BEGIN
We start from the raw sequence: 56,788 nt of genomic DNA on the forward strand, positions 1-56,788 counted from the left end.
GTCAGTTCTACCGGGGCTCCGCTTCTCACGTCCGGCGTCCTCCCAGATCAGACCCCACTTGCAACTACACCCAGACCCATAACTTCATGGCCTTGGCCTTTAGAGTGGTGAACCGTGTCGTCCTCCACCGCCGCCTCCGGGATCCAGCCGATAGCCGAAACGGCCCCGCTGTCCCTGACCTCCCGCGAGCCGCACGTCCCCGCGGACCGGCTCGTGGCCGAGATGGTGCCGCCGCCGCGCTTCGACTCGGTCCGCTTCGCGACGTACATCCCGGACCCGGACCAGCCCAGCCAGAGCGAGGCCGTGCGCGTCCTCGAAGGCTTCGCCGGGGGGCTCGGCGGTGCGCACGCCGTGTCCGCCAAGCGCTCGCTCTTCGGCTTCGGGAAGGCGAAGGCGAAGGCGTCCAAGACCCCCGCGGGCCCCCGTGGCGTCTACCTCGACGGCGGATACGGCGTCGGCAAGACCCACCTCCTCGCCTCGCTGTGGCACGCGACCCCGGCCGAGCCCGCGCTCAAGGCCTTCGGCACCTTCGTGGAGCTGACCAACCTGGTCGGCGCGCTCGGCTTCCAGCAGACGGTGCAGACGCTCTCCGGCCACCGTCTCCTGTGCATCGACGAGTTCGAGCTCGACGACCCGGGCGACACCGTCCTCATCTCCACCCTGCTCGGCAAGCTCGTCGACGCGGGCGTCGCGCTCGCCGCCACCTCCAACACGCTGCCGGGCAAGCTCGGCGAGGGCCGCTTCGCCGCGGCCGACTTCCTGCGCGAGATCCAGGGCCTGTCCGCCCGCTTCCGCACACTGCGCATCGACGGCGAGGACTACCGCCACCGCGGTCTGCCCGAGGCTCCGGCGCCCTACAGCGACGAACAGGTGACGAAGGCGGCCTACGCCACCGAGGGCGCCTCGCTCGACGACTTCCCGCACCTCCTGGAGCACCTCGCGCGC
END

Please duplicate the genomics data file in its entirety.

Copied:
We start from the raw sequence: 56,788 nt of genomic DNA on the forward strand, positions 1-56,788 counted from the left end.
GTCAGTTCTACCGGGGCTCCGCTTCTCACGTCCGGCGTCCTCCCAGATCAGACCCCACTTGCAACTACACCCAGACCCATAACTTCATGGCCTTGGCCTTTAGAGTGGTGAACCGTGTCGTCCTCCACCGCCGCCTCCGGGATCCAGCCGATAGCCGAAACGGCCCCGCTGTCCCTGACCTCCCGCGAGCCGCACGTCCCCGCGGACCGGCTCGTGGCCGAGATGGTGCCGCCGCCGCGCTTCGACTCGGTCCGCTTCGCGACGTACATCCCGGACCCGGACCAGCCCAGCCAGAGCGAGGCCGTGCGCGTCCTCGAAGGCTTCGCCGGGGGGCTCGGCGGTGCGCACGCCGTGTCCGCCAAGCGCTCGCTCTTCGGCTTCGGGAAGGCGAAGGCGAAGGCGTCCAAGACCCCCGCGGGCCCCCGTGGCGTCTACCTCGACGGCGGATACGGCGTCGGCAAGACCCACCTCCTCGCCTCGCTGTGGCACGCGACCCCGGCCGAGCCCGCGCTCAAGGCCTTCGGCACCTTCGTGGAGCTGACCAACCTGGTCGGCGCGCTCGGCTTCCAGCAGACGGTGCAGACGCTCTCCGGCCACCGTCTCCTGTGCATCGACGAGTTCGAGCTCGACGACCCGGGCGACACCGTCCTCATCTCCACCCTGCTCGGCAAGCTCGTCGACGCGGGCGTCGCGCTCGCCGCCACCTCCAACACGCTGCCGGGCAAGCTCGGCGAGGGCCGCTTCGCCGCGGCCGACTTCCTGCGCGAGATCCAGGGCCTGTCCGCCCGCTTCCGCACACTGCGCATCGACGGCGAGGACTACCGCCACCGCGGTCTGCCCGAGGCTCCGGCGCCCTACAGCGACGAACAGGTGACGAAGGCGGCCTACGCCACCGAGGGCGCCTCGCTCGACGACTTCCCGCACCTCCTGGAGCACCTCGCGCGC